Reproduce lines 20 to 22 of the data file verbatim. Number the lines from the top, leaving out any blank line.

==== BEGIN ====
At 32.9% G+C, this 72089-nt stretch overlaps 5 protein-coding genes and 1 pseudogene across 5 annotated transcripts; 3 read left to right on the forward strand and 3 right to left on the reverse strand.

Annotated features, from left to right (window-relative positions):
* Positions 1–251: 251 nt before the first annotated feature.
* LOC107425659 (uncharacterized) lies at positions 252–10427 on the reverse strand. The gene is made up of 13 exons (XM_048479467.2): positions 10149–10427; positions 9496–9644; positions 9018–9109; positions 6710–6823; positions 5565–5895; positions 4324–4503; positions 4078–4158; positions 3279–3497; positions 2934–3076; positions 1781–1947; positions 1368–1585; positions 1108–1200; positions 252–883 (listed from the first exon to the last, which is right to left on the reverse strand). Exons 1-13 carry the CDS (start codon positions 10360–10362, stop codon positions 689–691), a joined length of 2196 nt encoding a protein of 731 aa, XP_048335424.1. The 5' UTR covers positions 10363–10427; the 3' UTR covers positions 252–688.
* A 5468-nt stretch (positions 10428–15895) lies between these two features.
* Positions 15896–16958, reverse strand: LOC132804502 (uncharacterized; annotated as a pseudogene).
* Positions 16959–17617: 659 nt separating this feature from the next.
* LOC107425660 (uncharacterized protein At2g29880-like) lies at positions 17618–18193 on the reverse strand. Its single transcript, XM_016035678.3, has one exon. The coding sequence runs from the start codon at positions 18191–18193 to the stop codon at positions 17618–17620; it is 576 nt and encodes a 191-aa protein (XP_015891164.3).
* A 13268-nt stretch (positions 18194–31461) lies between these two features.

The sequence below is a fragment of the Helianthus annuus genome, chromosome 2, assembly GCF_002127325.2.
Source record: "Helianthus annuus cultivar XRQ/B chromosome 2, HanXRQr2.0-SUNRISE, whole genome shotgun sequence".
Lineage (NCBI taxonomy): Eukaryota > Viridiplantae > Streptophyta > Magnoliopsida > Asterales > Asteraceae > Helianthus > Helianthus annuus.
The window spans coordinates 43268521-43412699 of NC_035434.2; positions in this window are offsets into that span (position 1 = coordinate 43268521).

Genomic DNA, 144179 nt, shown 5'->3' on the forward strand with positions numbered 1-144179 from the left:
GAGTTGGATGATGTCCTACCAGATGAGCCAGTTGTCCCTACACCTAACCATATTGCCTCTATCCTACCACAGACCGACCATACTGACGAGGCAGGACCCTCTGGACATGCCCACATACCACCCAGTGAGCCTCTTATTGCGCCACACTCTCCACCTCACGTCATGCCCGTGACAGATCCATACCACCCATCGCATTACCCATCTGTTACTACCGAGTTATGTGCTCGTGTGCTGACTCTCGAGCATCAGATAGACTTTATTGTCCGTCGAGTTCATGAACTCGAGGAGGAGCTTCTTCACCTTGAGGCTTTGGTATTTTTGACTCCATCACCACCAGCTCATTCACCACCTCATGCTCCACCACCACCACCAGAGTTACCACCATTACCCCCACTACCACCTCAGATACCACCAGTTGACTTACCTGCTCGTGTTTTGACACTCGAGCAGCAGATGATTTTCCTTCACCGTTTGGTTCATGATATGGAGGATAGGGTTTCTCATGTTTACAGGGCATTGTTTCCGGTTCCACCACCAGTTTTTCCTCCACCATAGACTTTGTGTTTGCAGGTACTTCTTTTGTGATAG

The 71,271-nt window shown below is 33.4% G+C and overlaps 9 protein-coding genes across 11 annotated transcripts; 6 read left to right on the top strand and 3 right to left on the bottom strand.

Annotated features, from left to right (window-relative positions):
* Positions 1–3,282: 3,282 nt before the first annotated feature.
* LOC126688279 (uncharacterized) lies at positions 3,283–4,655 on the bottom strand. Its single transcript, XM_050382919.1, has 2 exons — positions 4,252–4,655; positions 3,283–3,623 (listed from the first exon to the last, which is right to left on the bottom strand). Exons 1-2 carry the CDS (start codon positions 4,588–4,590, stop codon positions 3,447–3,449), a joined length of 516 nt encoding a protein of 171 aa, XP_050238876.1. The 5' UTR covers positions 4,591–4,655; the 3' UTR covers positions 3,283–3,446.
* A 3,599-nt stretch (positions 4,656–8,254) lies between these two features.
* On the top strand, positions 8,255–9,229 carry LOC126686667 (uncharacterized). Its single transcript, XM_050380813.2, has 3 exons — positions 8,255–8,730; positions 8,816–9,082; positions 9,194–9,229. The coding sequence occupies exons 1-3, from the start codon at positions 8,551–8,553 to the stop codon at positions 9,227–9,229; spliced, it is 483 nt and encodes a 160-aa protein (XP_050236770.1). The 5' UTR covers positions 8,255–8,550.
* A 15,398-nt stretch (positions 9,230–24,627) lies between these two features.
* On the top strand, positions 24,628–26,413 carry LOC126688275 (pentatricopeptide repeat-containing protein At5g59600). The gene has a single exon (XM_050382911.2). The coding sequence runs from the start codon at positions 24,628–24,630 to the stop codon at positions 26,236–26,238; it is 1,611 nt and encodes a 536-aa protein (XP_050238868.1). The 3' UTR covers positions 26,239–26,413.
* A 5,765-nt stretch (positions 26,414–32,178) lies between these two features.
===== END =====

* A 3,599-nt stretch (positions 4,656–8,254) lies between these two features.
* On the top strand, positions 8,255–9,229 carry LOC126686667 (uncharacterized). Its single transcript, XM_050380813.2, has 3 exons — positions 8,255–8,730; positions 8,816–9,082; positions 9,194–9,229. The coding sequence occupies exons 1-3, from the start codon at positions 8,551–8,553 to the stop codon at positions 9,227–9,229; spliced, it is 483 nt and encodes a 160-aa protein (XP_050236770.1). The 5' UTR covers positions 8,255–8,550.
* A 15,398-nt stretch (positions 9,230–24,627) lies between these two features.